SELLING DAD’S HOUSE
One morning in the spring of 2015, my father fell and broke his hip. Fortunately, he was in the master bathroom, so he didn’t fall down the stairs. Even better, the caregiver whom we had hired to look in on him almost every day turned the key, entering the house only moments later. It was she who called for an ambulance, and before long, doctors at Seattle’s Swedish Hospital operated to place a steel plate in Dad’s hip. He would never return home or even see his house again, because even after recovering, he could no longer climb the stairs to the bathroom. This was not entirely unexpected, since he had recently turned ninety-two.
Fifty-five years earlier, Dad had designed the strikingly modern house in Laurelhurst, a leafy neighborhood of traditional, stately homes. The way he chose the lot was as unconventional as the style of the house. He simply scouted the neighborhood until he found the site he wanted, a verdant apple orchard overlooking Lake Washington. Even though no sign marked it for sale, Dad rang the doorbell at the impressive brick Tudor house next door. The elderly owner, a widow named Mrs. Hausman, opened the door, and invited Dad in. Her name’s aptness amuses me to this day because she turned out to be the one with the power to house our family.
I can imagine what Dad must have said to Mrs. Hausman. “Hi, I’m Keith Kolb, architect.” No doubt, he then reached out his hand for a hearty shake. “I want to build a house next door and I’ll pay you for your lot.”
Dad never told us whether Mrs. Hausman put up any resistance, but as soon as he met her, the transaction appeared to be a fait-accompli. She must have liked the money, because a few years later, she sold off another parcel directly behind her house. I was disappointed because I loved to explore its lovely English garden. I particularly admired a sundial at its center, surrounded by low boxwood hedges.
Less inevitable than Mrs. Hausman’s acquiescence was Dad’s construction loan. Being the architect he was, Dad knew that if he simply showed the bankers the blueprints for the house he intended to build, they had good reason to loan him the money because a house would substantially increase the value of the virgin property.
There was only one problem. Dad insisted on a flat roof—one of the primary signifiers of Modernist architecture—and the bankers were skeptical. Seattle was a city of sloping roofs; wouldn’t rain puddle on the roof, causing multiple leaks? Dad assured them that it would not. Trained at the Harvard Graduate School of Design by no less a figure than Walter Gropius, the founder of Germany’s famed Bauhaus school, he had learned how to specify a water-tight flat roof.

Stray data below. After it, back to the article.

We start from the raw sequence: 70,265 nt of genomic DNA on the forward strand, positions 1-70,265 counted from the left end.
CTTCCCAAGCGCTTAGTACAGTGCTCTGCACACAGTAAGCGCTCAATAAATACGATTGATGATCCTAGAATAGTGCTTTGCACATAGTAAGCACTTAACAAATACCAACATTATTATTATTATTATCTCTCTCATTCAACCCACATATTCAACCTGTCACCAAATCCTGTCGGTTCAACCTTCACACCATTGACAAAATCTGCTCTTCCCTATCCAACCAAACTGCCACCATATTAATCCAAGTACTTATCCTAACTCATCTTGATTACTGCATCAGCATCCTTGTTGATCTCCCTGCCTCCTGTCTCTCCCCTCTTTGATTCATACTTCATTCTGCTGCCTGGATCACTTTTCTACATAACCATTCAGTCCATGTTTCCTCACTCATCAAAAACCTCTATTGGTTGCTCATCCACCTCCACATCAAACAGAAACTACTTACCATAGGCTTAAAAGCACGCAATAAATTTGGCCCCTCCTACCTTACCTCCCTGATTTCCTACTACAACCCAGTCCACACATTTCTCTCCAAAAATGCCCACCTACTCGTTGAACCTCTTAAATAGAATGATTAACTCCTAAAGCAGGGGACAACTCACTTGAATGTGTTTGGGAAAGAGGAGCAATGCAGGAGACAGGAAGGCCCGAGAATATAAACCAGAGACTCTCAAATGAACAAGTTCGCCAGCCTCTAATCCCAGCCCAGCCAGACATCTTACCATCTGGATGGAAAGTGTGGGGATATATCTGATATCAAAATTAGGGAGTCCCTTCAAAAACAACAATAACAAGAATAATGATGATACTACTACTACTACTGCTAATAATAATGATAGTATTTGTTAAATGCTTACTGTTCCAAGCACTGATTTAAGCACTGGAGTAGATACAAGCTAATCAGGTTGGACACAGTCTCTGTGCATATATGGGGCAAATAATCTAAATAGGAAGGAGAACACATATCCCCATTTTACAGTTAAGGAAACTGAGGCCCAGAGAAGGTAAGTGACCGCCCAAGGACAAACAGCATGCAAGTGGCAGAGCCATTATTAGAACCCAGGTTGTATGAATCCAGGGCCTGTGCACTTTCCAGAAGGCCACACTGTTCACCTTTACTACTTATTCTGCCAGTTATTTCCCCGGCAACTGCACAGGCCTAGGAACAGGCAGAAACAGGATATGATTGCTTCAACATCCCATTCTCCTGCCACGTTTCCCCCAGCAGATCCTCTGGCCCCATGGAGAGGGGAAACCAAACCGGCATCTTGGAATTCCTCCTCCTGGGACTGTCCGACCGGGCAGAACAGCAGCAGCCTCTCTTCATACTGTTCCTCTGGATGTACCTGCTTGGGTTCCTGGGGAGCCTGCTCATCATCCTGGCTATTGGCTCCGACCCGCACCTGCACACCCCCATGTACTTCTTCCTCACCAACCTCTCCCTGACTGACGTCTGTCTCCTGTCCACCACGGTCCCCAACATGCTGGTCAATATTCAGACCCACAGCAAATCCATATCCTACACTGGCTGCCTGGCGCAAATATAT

The bankers referred to budge. They had not been bossed around by “Grope,” and as far as they were concerned, rain was rain. To keep a house dry, raindrops were supposed to run downwards into a gutter. The facts were the facts. Dad went to every banker in town until the last banker reluctantly gave in. Such were Dad’s impressive, professorial powers of persuasion.
After the builders excavated the lot, the rising structure was quickly dubbed “the glass house” by our neighbors and my grade-school classmates. I was seven years old when the four of us moved in. There was no house like it in the neighborhood then, and there is no house like it now. My brother, Bliss, and I loved to wave at all the people who slowed down as they drove past, gawking up at us from their cars. We spent our days drawing or model-making in “the high space” next to the tall windows, playing on the back lawn, or doing our homework upstairs in our rooms, which were laid out in a row between Mom and Dad’s bedroom and a small guest bedroom.
In July 2012, nine days before her eighty-ninth birthday, my mother’s knees buckled and she died in my arms. She collapsed in the corner of the living room where we used to put the Christmas tree. From that moment until he broke his hip, Dad lived alone in his increasingly tomb-like house. Where else would he have gone? Almost from the moment we moved in, the house had become an extension of Dad’s personality. By now, it was almost like his avatar—an outer body or even a second skin.
Many years earlier, I asked Dad, “Why can’t you be more like Ralph Anderson?” Ralph was another architect, a contemporary of Dad’s, and we could see one of his houses out the front window, beyond a lawn framed by cedars, dogwoods, and a Japanese maple. The fact that I call it ‘one of his houses’ was exactly the point. Ralph designed his family’s houses in sequence. As soon as he grew bored of one, he would build another one and move on. Unlike Dad’s house, Ralph Anderson’s were expendable. If Dad were more like Ralph, I reasoned, maybe it would dawn on him that one can lead a happy life in more than just one place.